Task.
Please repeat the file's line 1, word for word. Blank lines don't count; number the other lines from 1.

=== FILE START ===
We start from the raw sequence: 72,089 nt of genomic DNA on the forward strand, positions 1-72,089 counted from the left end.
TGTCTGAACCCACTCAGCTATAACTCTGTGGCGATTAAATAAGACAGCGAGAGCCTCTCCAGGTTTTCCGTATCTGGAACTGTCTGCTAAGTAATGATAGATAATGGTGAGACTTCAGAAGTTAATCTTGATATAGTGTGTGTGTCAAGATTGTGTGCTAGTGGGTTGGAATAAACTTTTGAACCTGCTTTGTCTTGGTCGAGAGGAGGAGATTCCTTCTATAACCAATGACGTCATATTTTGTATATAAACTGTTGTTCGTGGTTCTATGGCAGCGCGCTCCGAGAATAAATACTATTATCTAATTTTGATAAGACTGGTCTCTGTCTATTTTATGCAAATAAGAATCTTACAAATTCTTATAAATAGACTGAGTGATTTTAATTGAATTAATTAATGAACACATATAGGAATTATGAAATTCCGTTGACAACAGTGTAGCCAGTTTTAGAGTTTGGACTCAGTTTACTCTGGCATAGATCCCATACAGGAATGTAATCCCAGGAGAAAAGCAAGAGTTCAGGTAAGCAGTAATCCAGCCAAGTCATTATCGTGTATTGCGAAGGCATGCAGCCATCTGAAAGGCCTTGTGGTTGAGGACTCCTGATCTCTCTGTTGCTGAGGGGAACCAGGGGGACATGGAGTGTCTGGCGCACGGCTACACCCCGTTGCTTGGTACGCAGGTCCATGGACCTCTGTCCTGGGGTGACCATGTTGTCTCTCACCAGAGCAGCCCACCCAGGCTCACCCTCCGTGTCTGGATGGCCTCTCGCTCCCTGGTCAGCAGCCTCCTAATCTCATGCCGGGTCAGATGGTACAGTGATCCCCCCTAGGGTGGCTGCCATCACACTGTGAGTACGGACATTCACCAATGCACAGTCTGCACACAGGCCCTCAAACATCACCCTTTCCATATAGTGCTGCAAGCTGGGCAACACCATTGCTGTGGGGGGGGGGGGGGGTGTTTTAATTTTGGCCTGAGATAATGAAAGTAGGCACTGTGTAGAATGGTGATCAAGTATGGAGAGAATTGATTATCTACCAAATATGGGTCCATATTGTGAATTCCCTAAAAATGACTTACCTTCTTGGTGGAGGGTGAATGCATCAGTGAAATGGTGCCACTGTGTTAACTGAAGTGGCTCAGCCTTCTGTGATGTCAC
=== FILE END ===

We start from the raw sequence: 72,089 nt of genomic DNA on the forward strand, positions 1-72,089 counted from the left end.